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Brace up. This isn’t for the faint of heart.
When I was in my early twenties I worked in hospital labs. I was what is known as a phlebotomist. A phlebotomy is a procedure whereby a needle is inserted into a vein and a blood sample is withdrawn. I know, its icky. It also involves all manner of other sample collection which I won’t go into right now because face it, lunch is coming and I don’t want to spoil it for you. I was doing it because it beat bagging groceries for a living and I was in college to become a medical laboratory technician. That’s the person who performs the tests on the blood. Well, on the way to certification I figured working in a lab as a phleb (pronounced ‘fleeb’) would be good for me and my career and it was. And it was like five bucks an hour over minimum wage which was 2.80 or something—do the math on that one and ‘date’ me if you like.
Besides, there are a lot of girls around a lab. I was young and single and twentyish and I had definitely landed on my feet. Don’t get that look on your face. They all mothered me to no end. Three fourths of them had kids my age so, extrapolate from there. It was cookies and lab coat mending and all of that motherly love they had to vent because their own kids were in college. It didn’t hurt that I was studying to be ‘one of them’ either. Because of that I learned a great deal about the lab and I loved it. I let them mother me and I did my job and I was pretty good at it. ( I loved the lab as a career for a long time before I became a stay at home Dad.)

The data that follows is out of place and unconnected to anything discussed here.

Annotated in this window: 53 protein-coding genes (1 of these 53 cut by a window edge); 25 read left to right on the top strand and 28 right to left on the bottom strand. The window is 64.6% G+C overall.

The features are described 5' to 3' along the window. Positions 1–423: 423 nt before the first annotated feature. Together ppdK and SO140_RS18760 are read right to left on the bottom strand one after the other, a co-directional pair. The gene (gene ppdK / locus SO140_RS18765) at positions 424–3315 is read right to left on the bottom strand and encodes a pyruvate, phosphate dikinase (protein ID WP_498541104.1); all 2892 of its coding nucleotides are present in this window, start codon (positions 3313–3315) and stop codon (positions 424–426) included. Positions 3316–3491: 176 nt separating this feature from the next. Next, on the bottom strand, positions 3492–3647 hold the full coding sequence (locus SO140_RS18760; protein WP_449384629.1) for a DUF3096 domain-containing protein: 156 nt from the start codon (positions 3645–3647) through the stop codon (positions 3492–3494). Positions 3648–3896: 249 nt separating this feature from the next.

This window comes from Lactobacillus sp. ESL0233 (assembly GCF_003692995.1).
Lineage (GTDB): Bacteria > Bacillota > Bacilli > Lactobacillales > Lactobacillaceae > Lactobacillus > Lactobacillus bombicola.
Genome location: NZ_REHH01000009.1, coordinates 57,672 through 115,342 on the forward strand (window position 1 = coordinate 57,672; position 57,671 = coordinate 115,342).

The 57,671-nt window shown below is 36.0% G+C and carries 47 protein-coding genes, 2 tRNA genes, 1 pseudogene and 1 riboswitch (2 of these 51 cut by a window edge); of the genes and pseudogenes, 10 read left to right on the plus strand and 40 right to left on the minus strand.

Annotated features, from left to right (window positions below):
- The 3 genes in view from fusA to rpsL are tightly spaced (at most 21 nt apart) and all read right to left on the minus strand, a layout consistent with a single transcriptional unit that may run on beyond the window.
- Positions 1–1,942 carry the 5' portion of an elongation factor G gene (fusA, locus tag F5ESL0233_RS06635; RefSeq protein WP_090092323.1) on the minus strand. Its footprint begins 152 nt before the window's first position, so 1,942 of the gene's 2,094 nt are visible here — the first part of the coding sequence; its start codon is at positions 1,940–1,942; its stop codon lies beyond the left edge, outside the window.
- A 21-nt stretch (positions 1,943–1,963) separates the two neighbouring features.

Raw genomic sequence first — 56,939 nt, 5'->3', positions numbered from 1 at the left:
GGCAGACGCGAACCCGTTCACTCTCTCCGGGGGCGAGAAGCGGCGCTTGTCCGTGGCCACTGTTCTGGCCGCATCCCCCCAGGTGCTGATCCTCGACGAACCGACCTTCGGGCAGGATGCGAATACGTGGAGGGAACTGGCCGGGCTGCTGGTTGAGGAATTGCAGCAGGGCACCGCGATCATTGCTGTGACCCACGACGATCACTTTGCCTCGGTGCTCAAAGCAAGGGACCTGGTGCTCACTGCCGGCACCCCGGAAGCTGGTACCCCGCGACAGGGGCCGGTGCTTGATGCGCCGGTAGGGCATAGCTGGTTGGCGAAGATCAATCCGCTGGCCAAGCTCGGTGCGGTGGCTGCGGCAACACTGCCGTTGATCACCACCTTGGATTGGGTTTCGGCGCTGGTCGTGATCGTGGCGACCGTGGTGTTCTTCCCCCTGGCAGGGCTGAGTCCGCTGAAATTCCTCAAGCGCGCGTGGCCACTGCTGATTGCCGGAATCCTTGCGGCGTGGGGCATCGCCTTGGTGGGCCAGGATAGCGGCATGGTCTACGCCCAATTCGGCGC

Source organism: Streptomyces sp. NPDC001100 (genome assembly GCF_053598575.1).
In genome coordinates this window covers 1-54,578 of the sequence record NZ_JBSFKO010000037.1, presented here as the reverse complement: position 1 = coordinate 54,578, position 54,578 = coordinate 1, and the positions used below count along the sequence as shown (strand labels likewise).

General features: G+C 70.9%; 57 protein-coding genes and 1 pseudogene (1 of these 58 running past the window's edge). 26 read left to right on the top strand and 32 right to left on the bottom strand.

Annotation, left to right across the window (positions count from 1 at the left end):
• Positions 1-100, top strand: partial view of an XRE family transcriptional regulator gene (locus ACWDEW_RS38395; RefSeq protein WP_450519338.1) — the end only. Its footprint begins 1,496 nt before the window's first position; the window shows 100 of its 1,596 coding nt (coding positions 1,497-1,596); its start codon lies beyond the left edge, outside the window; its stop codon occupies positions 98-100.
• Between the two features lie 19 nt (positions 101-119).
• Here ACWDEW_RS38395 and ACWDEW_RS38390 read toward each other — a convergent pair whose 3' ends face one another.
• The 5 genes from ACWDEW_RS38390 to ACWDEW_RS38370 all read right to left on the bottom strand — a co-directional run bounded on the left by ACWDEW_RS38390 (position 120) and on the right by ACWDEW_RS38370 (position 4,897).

In spite of all that, it all seems to have faded a bit. One particular event, though, sticks in my mind even though it has been nearly twenty years ago. I was pulling an evening shift which I was often wont to do. I’d work at any time and, being single, I didn’t care how long a shift or what time of day or night I just needed the money. (I COULD work a 60 hour week back then, I.e., I wouldn’t die if I did it.) And it was clean—most hospitals are at least that. It was air conditioned and in spite of the blood and the other unmentionable things that came through the lab, it was a good job. Pretty much any nasty thing that a hospital can produce can be tested, cultured, or otherwise examined upon a physician’s order and most things can yield up information that can help with diagnosis and treatment of whatever ails you. Like I said, it’s icky.
…to be continued
I found this courtesy of Dan Phillips Biblical Christianity Blog. It was a fun SF quiz based on sounds from movies. I blew two 1950ish classics and scored:
Your Score : 85 credits
You’re an extreme sci-fi geek! You’re probably wearing your very own homemade TRON costume right now!
|I received 85 credits on
The Sci Fi Sounds Quiz
How much of a Sci-Fi geek are you?
|Take the Sci-Fi Movie Quiz|
I’ve never made a TRON costume but when I found the 20th anniversary re-release I bought it AND watched it.
Note: This Post is part of the series “Studies in Mark” see the Series Index for other posts in this series.
1The beginning of the gospel of Jesus Christ, the Son of God.
2 As it is written in Isaiah the prophet,
“Behold, I send my messenger before your face,
who will prepare your way,
3 the voice of one crying in the wilderness: